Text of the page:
The state of Florida takes physical violence and unwanted touching seriously. Those accused of doing these things may be charged with battery, and they will face significant consequences if prosecuting attorneys succeed in achieving a conviction. Thankfully, one does not have to fight  criminal charges alone. An experienced criminal defense attorney can help one navigate the legal system and do what is necessary to seek the best outcome possible.

Battery is defined as unwanted physical contact that often results in bodily injury. This is not to be confused with assault, which refers to threatening bodily harm to the extent that a victim fears for his or her safety. Assault and battery charges are often filed together; however, in the state of Florida, a person can be charged with one or the other if appropriate.

There are three types of battery charges recognized by the state. Those are simple, felony and aggravated. Simple battery is a misdemeanor with penalties of up to one year imprisonment and up to a $1,000 fine. Felony battery is, as named, is a felony with penalties of up to five years imprisonment and a fine of up to $5,000. Finally, aggravated battery is also a felony with penalties of up to 15 years imprisonment and a maximum fine of $10,000.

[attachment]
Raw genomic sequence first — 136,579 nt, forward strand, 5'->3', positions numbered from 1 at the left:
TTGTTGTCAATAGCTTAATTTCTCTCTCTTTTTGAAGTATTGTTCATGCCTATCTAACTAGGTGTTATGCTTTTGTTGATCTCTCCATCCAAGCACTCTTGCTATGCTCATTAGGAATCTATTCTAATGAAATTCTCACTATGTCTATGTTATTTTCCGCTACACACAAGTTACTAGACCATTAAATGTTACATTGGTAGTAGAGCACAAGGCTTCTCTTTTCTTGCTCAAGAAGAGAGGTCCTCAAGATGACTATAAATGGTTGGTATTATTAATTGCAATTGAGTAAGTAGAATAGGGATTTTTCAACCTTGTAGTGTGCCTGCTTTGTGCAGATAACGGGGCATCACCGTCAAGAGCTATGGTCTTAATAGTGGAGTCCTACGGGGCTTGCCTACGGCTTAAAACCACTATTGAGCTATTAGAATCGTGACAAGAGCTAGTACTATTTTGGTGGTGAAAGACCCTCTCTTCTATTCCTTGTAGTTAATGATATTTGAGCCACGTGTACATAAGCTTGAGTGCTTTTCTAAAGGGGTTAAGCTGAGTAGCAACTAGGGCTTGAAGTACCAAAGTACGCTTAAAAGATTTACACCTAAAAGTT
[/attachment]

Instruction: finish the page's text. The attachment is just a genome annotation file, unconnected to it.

To achieve a conviction on a battery charge, the prosecuting attorney must establish that the following two elements exist in the case. First, the accused must have struck or touched the victim intentionally. Second, the victim did not give consent to the contact. Intent is not always the easiest thing to prove.

By carefully reviewing the evidence and listening to the client’s side, an experienced criminal defense attorney will be able to come up with a plan of attack. Successfully fighting a battery charge in a Florida criminal court is not an easy feat, though it is not impossible either. Several defense strategies may work to bring about a case dismissal or at least a reduction charges and penalties.